The Supreme Court on Monday asked the Karnataka government to take a clear stand on the plea by miners seeking permission to export iron ore extracted in mines of Chitradurga, Tumakuru, and Ballari.
Advocate Prashant Bhushan, representing NGO Samaj Parivartan Samudaya, contended before a bench headed by Chief Justice N.V. Ramana that there was no need to allow exports, as the Steel Ministry said iron ore was not surplus, and cited the 2013 judgment, former Lokayukta Justice Santosh Hegde’s report, as well as the Parliamentary panel findings.
He submitted that only finished steel should be exported, as this is capable of generating employment opportunities.
Additional Solicitor General K.M. Nataraj, representing the Centre, submitted that under the extant policy of the government, there is no bar on export of iron ore.
Nataraj also submitted that the issue of deficit in production of iron ore can’t be raised in case of Karnataka mines only.
Senior advocate Dushyant Dave, representing mine lease holders, contended that relief prayed in the PIL by the NGO has already been achieved and the Karnataka mining firms can’t be punished endlessly. He insisted that the environmental damage has already been recouped.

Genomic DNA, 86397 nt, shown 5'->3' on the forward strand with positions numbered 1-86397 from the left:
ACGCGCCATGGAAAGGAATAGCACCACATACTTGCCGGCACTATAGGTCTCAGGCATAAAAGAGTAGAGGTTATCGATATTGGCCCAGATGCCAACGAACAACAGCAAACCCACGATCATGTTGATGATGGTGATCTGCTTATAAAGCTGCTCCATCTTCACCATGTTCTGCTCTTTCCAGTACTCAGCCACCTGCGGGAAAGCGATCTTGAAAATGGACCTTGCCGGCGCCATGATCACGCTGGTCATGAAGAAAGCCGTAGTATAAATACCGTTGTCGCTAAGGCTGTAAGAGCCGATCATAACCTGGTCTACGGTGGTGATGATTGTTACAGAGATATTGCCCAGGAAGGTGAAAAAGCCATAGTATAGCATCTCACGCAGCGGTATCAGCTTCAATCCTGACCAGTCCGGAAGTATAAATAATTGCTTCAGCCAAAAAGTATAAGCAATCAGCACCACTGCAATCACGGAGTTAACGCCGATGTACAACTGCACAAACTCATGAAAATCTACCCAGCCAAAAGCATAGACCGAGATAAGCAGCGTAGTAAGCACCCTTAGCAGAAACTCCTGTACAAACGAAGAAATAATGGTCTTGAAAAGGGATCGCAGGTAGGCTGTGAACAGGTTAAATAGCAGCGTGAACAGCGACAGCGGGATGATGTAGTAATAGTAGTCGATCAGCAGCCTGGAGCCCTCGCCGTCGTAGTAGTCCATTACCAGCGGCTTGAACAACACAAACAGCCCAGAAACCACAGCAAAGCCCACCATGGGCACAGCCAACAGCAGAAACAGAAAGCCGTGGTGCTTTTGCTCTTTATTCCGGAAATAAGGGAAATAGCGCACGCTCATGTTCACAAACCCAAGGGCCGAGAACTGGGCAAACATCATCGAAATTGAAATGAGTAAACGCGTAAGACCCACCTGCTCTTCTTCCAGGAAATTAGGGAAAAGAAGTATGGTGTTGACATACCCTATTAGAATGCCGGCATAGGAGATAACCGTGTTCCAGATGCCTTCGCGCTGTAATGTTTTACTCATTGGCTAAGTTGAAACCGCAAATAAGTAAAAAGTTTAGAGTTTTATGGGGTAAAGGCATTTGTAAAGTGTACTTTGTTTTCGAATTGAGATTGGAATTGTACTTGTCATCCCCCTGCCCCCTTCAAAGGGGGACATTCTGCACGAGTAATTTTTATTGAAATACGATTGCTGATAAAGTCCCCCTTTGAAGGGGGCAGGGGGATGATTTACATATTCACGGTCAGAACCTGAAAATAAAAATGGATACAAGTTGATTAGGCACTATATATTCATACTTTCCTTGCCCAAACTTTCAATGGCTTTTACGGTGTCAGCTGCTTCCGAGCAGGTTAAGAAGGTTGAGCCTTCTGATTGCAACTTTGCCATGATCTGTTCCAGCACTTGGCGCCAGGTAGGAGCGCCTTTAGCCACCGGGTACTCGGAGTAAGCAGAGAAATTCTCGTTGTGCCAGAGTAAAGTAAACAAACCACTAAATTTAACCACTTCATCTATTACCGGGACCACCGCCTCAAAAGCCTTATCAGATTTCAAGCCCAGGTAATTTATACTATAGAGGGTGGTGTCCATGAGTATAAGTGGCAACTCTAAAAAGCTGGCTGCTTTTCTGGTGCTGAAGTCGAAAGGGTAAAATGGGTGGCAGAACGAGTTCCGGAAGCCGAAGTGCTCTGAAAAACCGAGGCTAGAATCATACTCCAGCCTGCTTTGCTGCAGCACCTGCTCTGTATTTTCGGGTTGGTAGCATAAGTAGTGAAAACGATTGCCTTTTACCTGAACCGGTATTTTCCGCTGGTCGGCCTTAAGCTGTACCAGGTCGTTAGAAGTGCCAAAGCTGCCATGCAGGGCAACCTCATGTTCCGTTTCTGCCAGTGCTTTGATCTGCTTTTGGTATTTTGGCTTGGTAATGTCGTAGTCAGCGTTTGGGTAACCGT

The bench, also comprising Justices Krishna Murari and Hima Kohli, was informed that a Cabinet meeting has been scheduled to decide on the export of iron ore issue.
The top court told Karnataka’s Additional Advocate General Nikhil Goel to inform it of the state’s stand within a day. After hearing detailed arguments, the top court reserved the order on the plea by the miners.
Earlier, the Mines and Steel Ministries expressed support for the demand for lifting the ban on export of minerals from Karnataka’s three districts, while the steel manufacturers body have opposed it.